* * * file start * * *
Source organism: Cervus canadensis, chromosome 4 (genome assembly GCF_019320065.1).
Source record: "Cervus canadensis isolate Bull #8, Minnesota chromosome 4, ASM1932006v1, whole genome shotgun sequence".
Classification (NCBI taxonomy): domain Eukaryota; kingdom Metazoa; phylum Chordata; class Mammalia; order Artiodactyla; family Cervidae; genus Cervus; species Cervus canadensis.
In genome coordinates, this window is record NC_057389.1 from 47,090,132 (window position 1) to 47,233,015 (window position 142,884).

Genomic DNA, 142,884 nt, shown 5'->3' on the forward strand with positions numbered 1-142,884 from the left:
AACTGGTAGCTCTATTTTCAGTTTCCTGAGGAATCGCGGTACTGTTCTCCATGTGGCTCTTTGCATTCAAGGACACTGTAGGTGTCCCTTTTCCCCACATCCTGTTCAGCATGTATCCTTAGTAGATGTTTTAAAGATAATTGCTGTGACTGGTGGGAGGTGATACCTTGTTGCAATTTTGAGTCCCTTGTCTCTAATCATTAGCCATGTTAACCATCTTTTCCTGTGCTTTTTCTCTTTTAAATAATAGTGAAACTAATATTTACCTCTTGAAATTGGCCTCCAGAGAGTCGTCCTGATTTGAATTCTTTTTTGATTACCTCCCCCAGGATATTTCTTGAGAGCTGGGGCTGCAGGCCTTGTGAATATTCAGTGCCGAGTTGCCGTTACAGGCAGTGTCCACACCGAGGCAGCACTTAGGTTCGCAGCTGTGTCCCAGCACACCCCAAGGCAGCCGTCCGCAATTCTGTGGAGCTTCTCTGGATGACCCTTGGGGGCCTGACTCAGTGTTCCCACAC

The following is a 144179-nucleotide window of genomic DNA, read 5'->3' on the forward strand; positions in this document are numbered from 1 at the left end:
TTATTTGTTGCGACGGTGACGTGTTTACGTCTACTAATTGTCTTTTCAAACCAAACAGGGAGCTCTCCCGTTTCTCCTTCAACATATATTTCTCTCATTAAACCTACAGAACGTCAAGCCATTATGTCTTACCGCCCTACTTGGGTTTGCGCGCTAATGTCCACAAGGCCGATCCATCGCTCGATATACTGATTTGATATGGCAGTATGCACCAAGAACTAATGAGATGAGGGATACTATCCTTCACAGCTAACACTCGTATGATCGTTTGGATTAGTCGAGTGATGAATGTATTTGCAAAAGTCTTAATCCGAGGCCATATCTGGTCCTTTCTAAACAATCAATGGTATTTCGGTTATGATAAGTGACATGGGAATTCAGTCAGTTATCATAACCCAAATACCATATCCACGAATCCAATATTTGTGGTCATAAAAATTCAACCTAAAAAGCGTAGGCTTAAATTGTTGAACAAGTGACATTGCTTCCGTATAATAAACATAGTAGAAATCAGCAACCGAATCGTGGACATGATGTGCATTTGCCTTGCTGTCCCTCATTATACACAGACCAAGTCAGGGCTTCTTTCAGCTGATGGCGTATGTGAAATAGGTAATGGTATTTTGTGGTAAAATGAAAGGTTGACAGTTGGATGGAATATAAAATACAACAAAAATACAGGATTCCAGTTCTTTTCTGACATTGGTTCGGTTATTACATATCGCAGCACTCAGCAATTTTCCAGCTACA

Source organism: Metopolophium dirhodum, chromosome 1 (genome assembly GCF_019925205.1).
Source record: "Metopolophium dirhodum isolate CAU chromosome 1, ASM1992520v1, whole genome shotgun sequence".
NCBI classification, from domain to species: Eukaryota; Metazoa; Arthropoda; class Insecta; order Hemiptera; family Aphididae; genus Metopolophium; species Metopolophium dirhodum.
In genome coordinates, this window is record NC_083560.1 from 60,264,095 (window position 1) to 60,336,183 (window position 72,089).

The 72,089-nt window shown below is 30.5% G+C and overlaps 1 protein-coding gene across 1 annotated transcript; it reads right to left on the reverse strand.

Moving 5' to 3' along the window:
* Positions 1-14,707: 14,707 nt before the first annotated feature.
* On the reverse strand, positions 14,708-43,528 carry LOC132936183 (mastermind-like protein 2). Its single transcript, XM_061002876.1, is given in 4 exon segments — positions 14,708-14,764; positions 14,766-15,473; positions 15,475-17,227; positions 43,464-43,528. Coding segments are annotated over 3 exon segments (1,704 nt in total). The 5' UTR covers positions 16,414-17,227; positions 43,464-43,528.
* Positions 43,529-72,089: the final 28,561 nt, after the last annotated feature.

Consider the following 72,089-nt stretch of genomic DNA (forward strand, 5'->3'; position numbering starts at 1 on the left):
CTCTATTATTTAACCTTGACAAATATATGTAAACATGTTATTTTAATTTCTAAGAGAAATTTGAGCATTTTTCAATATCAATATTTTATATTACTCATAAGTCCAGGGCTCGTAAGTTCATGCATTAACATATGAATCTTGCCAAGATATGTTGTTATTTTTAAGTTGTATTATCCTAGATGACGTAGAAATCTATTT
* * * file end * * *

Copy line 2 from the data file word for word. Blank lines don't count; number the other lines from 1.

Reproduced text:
Source record: "Cervus canadensis isolate Bull #8, Minnesota chromosome 4, ASM1932006v1, whole genome shotgun sequence".